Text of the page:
As the Nimitz-class aircraft carrier USS George Washington (CVN 73) makes progress in its refueling complex overhaul (RCOH), many Sailors contribute to the ship’s technological advances and upgrades.
Information systems technicians (IT) from George Washington’s combat systems department are in the process of building the fleet’s newest and most advanced Consolidated Afloat Networks and Enterprise Services (CANES) that is slated to be installed aboard the ship as early as April 2019.
CANES is a shipboard tactical network that provides ships with services including improved information assurance, firewall and intrusion detection, and greater flexibility. It will enable an adaptable information technology platform to meet requirements for current operating systems and easy upgrades when they become available.
“CANES is the way of the future,” said Chief Warrant Officer Sean Godown, the CANES division officer aboard George Washington. “I like the unique opportunity we’ve been given right now with [Space and Naval Warfare Systems Center] Atlantic where [George Washington] gets to send some of the best and brightest our Navy has to offer over to the CANES lab. Our folks are dedicated, and have been since they came here in August. The opportunity they have here is unique. Nothing they’ve learned is taught in any schoolhouse or any Navy Knowledge Online course.”
CANES replaces and combines the functions of five legacy command, control, communications, computer, and intelligence (C4I) systems with a single integrated software-based platform. The CANES platform combines systems such as the Integrated Shipboard Network System (ISNS), Sensitive Compartmented Information (SCI) Networks, and Combined Enterprise Regional Information Exchange System Maritime (CENTRIXS-M).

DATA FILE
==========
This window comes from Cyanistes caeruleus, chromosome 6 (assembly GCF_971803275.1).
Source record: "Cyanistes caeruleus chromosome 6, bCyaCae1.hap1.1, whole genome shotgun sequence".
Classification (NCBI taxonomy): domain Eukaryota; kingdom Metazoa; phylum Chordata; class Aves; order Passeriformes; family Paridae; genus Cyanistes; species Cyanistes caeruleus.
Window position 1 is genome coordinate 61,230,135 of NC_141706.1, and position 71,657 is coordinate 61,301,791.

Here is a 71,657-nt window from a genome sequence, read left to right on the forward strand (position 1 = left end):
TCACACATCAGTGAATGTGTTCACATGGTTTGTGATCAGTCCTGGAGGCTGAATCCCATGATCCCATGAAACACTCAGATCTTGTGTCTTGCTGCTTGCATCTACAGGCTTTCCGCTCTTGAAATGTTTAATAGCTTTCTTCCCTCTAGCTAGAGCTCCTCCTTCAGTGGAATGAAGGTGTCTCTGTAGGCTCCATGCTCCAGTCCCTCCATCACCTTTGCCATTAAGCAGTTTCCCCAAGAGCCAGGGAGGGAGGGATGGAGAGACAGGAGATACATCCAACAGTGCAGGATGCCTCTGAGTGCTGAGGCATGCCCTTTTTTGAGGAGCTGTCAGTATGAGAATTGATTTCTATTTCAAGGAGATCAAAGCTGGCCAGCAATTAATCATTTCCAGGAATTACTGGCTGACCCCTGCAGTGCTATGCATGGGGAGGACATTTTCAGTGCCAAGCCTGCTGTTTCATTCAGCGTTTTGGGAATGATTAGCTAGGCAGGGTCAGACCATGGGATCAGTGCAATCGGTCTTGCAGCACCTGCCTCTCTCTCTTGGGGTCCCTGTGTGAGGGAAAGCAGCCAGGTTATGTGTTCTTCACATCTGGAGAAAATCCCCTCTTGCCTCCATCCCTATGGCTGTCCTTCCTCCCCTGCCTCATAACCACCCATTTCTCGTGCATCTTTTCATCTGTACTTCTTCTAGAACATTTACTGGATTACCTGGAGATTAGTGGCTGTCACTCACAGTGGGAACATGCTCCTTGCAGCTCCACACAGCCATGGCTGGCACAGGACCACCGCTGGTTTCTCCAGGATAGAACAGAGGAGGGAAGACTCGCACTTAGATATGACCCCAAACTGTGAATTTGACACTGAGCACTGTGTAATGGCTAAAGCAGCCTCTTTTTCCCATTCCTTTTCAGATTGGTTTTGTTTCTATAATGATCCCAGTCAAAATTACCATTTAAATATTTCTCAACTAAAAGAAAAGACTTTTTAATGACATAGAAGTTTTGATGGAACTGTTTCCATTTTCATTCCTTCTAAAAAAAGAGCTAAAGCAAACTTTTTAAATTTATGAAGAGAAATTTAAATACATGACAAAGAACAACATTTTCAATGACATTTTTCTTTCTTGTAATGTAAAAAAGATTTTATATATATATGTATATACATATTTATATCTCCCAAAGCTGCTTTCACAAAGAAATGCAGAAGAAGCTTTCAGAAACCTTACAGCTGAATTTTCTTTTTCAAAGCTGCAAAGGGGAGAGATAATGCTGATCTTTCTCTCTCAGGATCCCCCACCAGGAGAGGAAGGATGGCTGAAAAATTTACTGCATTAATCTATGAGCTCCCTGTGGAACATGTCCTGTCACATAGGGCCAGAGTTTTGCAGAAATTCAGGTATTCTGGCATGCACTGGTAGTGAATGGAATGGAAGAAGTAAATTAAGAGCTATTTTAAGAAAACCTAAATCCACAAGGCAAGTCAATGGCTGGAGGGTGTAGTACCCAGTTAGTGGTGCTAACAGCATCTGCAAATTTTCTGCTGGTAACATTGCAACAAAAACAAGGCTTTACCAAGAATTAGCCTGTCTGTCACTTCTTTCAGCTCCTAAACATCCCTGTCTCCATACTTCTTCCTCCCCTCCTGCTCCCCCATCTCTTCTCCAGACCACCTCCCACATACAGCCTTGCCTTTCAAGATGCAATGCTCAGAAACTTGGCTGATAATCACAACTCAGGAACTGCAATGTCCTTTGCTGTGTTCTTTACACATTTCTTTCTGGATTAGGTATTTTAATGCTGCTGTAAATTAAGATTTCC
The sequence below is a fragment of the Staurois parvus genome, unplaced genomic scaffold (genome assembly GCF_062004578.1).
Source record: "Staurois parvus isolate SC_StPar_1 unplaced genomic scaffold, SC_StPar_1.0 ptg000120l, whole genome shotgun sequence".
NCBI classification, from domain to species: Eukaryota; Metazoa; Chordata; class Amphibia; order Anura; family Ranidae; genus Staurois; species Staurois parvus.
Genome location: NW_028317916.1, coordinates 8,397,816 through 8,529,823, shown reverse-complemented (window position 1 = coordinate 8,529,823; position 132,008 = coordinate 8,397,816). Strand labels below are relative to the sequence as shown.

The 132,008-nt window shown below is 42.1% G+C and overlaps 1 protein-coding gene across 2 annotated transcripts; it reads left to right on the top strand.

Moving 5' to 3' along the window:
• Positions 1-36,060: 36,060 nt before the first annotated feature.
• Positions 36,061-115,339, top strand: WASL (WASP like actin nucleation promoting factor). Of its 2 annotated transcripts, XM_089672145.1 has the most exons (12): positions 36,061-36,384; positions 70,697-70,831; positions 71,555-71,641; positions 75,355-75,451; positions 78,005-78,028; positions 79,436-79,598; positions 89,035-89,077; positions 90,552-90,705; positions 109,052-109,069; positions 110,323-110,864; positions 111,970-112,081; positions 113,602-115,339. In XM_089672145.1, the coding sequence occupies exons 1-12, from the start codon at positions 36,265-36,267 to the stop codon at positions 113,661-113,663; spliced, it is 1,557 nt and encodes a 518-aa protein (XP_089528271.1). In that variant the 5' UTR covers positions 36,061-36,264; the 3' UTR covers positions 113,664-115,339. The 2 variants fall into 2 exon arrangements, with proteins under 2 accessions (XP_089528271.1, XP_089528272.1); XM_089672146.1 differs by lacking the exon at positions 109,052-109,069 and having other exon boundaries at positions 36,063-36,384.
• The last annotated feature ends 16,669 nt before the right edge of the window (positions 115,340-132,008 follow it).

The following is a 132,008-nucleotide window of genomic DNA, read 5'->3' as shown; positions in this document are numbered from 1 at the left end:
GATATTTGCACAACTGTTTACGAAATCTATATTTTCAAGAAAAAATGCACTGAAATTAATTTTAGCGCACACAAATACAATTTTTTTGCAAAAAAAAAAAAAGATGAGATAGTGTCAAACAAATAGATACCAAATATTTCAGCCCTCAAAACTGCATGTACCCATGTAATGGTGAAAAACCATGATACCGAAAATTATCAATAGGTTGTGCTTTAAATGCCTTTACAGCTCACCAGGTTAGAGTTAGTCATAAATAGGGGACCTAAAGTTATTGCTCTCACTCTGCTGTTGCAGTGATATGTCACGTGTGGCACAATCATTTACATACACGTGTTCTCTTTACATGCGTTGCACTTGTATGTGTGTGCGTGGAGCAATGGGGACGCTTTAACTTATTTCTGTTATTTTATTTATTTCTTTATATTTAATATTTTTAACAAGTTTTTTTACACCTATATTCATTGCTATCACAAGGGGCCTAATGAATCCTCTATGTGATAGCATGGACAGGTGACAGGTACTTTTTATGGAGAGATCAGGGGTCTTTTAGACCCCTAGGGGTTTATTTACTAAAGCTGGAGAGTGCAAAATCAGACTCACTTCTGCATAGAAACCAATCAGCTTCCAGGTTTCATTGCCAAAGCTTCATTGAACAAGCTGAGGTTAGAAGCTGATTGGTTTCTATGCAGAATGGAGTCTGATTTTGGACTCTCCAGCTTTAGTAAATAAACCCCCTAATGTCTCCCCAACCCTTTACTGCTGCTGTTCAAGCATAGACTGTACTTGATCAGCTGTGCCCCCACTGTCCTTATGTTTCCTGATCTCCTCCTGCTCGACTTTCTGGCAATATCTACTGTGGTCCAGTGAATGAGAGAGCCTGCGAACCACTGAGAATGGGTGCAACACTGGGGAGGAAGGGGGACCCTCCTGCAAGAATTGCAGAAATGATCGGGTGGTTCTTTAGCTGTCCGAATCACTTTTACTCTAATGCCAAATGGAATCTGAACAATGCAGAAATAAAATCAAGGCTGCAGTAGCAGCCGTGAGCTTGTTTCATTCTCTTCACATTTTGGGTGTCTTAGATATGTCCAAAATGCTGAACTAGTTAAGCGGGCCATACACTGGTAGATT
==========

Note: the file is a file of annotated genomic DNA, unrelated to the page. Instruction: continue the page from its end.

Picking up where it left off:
Although it is a lot of technical and difficult work, Sailors working on the team are able to gain valuable experience working in their rate, something that some Sailors in RCOH may not get the chance to do.
“My favorite part is really getting hands-on experience,” said Information Systems Technician Seaman Jacob Grella, a member of the CANES division. “It makes me feel like I’m utilizing a lot of my training from my rate. Sometimes on the ship you don’t really get the best understanding of what it’s really like, but setting up an entire network really makes me feel like a real IT.”
While gaining in-rate knowledge, the Sailors on the CANES team will also become the CANES subject matter experts on George Washington. Due to their training and installation experience, they will have the tools necessary to maintain the CANES network, and will be able to troubleshoot and repair as necessary.
“The level of involvement for George Washington has not been seen across other platforms,” said Godown. “We really took the time with this because we want to take ownership of our system. It’s very important to us that we know the intricacies of the system. When problems do arise, we will have first-hand knowledge of how to start troubleshooting from a critical standpoint.”
According to SPAWAR, CANES will take advantage of the new business model of open architecture, Service Oriented Architecture, and rapid commercial off-the-ship insertion to bring fiscal savings to the Navy and operational agility to the warfighter.
“The use of COTS enables the military to leverage technological advances, cost-savings, and quick procurement to meet the demands of today’s warfighters,” said Godown.
The first CANES installation took place aboard the Arleigh Burke-class destroyer USS McCampbell (DDG 85) in November 2013. The CANES program is scheduled to be installed on more than 190 ships, submarines, and maritime operation centers by 2023.